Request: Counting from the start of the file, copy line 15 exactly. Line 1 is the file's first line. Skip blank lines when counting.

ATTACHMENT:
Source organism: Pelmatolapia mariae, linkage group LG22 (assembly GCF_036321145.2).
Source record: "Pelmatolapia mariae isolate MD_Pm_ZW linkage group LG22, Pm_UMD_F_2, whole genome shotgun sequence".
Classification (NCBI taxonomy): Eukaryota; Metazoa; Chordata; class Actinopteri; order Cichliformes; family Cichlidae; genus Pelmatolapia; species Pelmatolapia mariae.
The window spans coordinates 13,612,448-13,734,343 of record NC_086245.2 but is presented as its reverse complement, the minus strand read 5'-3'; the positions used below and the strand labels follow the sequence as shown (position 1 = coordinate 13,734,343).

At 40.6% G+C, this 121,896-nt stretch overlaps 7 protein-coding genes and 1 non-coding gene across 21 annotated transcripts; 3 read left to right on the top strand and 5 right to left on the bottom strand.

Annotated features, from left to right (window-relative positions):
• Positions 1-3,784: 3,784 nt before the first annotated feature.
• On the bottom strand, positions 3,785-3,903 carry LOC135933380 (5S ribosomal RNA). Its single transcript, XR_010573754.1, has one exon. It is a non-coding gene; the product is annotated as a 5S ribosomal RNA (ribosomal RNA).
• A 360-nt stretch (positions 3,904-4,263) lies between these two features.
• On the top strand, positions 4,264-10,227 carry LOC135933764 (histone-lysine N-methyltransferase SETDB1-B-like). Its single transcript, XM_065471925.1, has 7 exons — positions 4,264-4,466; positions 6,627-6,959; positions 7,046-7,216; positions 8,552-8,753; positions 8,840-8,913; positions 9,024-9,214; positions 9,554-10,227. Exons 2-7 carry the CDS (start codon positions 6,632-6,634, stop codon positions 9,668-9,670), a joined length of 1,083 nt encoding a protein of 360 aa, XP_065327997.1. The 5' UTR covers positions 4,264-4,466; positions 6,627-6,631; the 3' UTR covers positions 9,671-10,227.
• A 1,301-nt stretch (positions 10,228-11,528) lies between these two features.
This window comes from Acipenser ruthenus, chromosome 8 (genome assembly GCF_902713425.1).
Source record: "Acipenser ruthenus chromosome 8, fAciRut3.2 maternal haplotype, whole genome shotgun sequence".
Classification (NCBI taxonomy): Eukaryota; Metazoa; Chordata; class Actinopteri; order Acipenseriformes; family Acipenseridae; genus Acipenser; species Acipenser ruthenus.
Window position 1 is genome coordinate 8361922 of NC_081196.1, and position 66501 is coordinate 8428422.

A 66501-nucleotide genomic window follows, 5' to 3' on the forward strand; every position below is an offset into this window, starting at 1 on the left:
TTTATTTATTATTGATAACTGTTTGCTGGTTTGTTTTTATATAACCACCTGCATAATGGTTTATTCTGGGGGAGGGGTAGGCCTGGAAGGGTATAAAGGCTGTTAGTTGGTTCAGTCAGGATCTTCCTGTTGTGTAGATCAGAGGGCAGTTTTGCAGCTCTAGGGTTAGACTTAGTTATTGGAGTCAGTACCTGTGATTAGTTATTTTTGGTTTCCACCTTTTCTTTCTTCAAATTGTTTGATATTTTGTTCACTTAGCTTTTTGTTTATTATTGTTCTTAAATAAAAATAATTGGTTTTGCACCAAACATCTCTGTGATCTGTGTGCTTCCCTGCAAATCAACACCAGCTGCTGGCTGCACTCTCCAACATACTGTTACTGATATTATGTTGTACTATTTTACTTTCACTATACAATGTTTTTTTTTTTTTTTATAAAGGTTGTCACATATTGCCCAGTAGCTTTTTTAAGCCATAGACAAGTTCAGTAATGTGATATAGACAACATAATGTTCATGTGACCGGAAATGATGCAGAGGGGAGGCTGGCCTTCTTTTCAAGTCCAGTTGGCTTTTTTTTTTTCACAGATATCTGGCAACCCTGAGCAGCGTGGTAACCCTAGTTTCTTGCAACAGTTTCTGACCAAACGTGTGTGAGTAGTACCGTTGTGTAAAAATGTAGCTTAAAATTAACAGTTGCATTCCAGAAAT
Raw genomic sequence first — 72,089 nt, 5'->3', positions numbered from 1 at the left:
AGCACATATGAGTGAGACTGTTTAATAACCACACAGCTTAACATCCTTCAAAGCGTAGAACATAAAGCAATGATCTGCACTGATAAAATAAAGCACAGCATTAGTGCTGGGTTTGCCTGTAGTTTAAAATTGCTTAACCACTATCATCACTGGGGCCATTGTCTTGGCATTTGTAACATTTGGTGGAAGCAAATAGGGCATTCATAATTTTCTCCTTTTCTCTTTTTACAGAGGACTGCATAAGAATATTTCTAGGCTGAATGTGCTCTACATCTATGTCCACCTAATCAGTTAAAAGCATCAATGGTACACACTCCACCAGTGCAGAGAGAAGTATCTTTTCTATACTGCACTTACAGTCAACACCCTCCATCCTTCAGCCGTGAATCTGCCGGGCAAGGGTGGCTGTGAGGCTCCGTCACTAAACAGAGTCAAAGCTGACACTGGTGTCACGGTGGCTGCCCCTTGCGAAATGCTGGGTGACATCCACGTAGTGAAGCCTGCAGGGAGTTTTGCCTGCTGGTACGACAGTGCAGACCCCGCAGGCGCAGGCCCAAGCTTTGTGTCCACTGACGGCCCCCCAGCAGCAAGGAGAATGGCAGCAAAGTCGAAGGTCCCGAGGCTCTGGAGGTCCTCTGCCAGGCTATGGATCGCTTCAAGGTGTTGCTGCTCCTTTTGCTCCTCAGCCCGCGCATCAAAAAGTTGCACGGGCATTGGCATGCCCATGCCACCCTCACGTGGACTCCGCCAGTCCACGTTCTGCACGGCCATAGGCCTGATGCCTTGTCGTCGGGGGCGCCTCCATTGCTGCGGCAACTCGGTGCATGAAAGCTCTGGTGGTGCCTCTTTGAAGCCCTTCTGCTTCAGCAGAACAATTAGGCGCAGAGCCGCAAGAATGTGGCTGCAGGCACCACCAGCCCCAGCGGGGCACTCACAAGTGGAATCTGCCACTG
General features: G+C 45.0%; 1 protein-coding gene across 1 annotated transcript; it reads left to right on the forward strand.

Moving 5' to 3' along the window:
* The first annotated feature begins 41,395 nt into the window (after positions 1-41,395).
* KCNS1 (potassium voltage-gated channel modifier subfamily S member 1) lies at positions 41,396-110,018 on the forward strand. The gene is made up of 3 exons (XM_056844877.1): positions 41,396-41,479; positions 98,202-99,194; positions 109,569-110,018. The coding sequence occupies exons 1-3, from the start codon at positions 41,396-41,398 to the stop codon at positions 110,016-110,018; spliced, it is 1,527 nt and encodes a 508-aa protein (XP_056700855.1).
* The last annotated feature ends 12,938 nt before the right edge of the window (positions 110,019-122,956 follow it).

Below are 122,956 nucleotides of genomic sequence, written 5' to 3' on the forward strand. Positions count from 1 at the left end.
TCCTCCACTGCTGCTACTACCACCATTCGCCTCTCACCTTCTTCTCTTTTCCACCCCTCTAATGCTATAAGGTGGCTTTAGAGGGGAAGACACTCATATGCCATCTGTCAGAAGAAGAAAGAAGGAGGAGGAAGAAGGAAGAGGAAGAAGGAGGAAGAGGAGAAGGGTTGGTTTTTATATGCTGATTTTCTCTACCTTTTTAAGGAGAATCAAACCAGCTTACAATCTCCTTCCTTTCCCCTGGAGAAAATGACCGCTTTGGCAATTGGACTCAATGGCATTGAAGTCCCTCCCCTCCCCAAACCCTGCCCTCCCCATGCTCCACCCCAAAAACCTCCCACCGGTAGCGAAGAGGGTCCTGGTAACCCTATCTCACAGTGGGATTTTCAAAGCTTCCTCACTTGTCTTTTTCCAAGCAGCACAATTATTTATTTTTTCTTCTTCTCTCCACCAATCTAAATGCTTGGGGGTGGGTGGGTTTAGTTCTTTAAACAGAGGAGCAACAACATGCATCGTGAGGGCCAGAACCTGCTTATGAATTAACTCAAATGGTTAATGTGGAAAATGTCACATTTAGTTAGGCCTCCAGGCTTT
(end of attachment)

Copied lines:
Window position 1 is genome coordinate 8361922 of NC_081196.1, and position 66501 is coordinate 8428422.